I would hate to think that this aquarium, with all of its scientific, historical and social attributes, would not be there for my children. I hope Gov.-elect Linda Lingle thinks twice before accepting any development proposals that would "replace" this aquarium. It cannot be replaced, only lost.
Rodrigues case has no tie-in to health fund act
After the conviction of UPW leader Gary Rodrigues, state Rep. Scott Saiki stated, "The verdict proves that the Legislature's action in 2000 that eliminated union-management plans for public employees was the right move." Rep. Saiki remarked that " ... one of the reasons we changed the system was due to the potential abuse."
I disagree. When the Legislature and Gov. Cayetano passed Act 88, the infamous Employee-Union Health Benefits Trust Fund bill, it was simply a way to balance the state's budget on the backs of public workers and retirees by attacking their health benefits.
If Rep. Saiki and the other 37 representatives and 13 senators of the 2001 Legislature believed that Act 88 was so righteous, why didn't they attend the signing ceremony at the governor's office when invited to by Gov. Caye-tano? Not one representative or senator responded to the invitation. House Speaker Calvin Say stated at the time that he didn't attend the signing ceremony because he did not want to "rub salt in the wound."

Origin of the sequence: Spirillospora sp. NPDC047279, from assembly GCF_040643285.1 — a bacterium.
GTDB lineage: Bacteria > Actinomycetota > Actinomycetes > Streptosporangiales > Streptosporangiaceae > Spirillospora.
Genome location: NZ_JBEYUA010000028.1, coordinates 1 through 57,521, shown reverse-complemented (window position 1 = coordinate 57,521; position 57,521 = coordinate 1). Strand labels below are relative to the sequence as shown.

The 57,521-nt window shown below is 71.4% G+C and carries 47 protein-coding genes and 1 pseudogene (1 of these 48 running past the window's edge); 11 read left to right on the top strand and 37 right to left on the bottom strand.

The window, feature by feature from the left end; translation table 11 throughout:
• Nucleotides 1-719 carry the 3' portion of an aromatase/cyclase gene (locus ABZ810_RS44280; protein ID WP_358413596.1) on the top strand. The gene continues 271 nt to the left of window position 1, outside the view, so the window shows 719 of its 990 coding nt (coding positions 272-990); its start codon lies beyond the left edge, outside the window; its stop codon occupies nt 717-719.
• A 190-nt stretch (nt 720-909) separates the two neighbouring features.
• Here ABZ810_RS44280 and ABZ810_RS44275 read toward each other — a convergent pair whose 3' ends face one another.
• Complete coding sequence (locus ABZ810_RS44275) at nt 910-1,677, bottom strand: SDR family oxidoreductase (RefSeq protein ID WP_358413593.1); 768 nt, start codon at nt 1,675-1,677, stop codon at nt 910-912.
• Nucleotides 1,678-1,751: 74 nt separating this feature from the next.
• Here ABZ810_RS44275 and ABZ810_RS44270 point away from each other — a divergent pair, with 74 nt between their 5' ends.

They knew it was wrong then and it's wrong now. The legal troubles of Gary Rodrigues are not a reflection on the credibility of public worker unions and their hard-working members just as the long list of local politicians in jail or now facing criminal investigations should not reflect on Rep. Saiki's integrity.
Interisland carriers failed their customers
Well, it is apparent that neither of our island carriers, Aloha and Hawaiian, gives a dang about those of us who live and work on the Neighbor Islands. Neither airline added flights to and from the Big Island for Thanksgiving this year.
My family from O'ahu tried to book a flight a month before Thanksgiving and found all flights sold out, with no hope for additional flights. Guess they're all too busy flying to Burbank or Vancouver to care about the interisland needs.
We had quite a few cancellations for our Kilauea Lodge rooms this Thanksgiving because people couldn't get transportation to and from the Big Island.
I wonder how many others got their Thanksgiving plans messed up by Aloha and Hawaiian.
Volcano, Big Island
Repealing Jones Act would benefit Hawai'i
I had the opportunity to read Matson's press release about the new terminal charge. Part of its justification is that this charge is imposed worldwide and often at higher rates than Matson is imposing. What the press release didn't mention was the luxurious rate already being enjoyed because of the Jones Act.
The worldwide shipping industry Matson refers to doesn't enjoy near the rates that Matson and CSX now receive. Undoubtedly, CSX will jump on the bandwagon as well. Even though these are competing organizations, their rate increases appear to be in lockstep, much like the competing refineries we have here.
It's time for these two carriers to be regulated or for the Jones Act to be repealed. Repealing the Jones Act would bring true competition, which would benefit both the Hawai'i and Alaska consumer.